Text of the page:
Format

Send to

Choose Destination
See comment in PubMed Commons below
J Cogn Neurosci. 2004 Jan-Feb;16(1):53-64.

Posttraining sleep enhances automaticity in perceptual discrimination.

Author information

  • 1Centro Andaluz de Biologia y Desarollo, University Pablo de Olavide, Carretera de Utrera Km. 1, 41013 Seville, Spain. matirui@dex.upo.es

Abstract

Perceptual learning can develop over extended periods, with slow, at times sleep-dependent, improvement seen several days after training. As a result, performance can become more automatic, that is, less dependent on voluntary attention. This study investigates whether the brain correlates of this enhancement of automaticity are sleep-dependent. Event-related potentials produced in response to complex auditory stimuli were recorded while subjects' attention was focused elsewhere. We report here that following training on an auditory discrimination task, performance continued to improve, without significant further training, for 72 hr. At the same time, several event-related potential components became evident 48-72 hr after training. Posttraining sleep deprivation prevented neither the continued performance improvement nor the slow development of cortical dynamics related to an enhanced familiarity with the task. However, those brain responses associated with the automatic shift of attention to unexpected stimuli failed to develop. Thus, in this auditory learning paradigm, posttraining sleep appears to reduce the voluntary attentional effort required for successful perceptual discrimination by facilitating the intrusion of a potentially meaningful stimulus into one's focus of attention for further evaluation.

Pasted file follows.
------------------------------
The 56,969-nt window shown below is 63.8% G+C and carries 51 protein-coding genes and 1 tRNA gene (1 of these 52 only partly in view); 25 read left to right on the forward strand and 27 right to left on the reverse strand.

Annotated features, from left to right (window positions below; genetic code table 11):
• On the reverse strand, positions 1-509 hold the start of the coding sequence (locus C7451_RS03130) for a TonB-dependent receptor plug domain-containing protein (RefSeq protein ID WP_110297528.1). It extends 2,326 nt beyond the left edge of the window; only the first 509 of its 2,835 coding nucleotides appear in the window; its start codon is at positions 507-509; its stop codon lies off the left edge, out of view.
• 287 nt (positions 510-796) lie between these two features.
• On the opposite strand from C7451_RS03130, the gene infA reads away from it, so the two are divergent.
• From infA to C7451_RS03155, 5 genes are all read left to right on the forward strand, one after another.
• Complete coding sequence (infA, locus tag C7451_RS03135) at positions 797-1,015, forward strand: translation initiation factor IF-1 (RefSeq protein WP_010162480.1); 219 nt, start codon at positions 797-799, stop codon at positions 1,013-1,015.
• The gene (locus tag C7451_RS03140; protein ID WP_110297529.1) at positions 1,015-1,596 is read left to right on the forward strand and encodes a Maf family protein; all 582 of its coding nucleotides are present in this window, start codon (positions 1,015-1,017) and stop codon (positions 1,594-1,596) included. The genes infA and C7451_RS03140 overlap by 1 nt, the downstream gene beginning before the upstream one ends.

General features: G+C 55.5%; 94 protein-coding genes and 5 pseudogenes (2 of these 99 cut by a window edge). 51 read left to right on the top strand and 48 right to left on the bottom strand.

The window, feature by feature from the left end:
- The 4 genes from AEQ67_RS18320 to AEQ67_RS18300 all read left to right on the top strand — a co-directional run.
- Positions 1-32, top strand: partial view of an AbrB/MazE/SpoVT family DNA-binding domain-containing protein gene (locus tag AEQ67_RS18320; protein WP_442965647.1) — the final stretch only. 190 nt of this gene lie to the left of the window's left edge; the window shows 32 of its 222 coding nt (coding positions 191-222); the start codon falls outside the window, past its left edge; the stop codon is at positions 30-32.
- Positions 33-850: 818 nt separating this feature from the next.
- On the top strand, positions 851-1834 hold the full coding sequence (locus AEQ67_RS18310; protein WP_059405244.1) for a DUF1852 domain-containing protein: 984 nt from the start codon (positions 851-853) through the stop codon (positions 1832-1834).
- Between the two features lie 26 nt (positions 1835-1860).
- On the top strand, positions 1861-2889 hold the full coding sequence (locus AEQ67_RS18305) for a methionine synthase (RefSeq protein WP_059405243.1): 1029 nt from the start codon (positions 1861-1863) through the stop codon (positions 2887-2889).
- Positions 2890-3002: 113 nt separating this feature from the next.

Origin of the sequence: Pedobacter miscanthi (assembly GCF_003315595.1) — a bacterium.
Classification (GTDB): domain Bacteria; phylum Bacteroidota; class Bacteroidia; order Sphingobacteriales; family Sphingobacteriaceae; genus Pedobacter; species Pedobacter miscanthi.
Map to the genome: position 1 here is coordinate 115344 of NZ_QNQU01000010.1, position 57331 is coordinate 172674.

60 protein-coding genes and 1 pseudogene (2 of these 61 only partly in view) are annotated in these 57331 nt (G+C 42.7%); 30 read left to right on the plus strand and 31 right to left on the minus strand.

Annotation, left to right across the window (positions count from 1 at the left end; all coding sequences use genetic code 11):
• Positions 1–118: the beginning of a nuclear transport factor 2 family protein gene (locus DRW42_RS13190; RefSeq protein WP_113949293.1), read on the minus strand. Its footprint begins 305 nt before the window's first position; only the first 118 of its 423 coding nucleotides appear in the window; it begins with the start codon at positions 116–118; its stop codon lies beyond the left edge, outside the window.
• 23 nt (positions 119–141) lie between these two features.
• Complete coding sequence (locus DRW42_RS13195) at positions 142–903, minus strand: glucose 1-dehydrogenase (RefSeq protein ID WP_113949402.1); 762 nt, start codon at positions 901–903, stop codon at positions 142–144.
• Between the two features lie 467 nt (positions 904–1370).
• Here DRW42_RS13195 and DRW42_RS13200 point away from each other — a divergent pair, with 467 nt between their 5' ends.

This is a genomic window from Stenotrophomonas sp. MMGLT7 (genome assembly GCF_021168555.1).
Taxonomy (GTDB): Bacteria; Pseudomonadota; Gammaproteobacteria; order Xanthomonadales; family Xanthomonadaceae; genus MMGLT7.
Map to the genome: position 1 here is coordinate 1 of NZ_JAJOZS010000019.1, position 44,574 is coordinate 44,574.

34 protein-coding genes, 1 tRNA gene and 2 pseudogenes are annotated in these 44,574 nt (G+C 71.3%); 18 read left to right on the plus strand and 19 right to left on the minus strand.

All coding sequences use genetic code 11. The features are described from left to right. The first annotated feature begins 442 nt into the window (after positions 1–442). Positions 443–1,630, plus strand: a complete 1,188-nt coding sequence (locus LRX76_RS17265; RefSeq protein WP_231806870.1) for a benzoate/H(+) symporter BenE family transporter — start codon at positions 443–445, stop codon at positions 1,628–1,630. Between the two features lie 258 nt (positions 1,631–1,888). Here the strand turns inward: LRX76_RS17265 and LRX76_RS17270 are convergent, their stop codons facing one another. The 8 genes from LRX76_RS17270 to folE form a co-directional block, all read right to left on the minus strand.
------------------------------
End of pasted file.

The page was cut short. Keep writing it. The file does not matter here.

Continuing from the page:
PMID:
15006036
DOI:
10.1162/089892904322755557
[PubMed - indexed for MEDLINE]
PubMed Commons home

PubMed Commons

0 comments
How to join PubMed Commons

    Supplemental Content

    Full text links

    Icon for Atypon
    Loading ...
    Support Center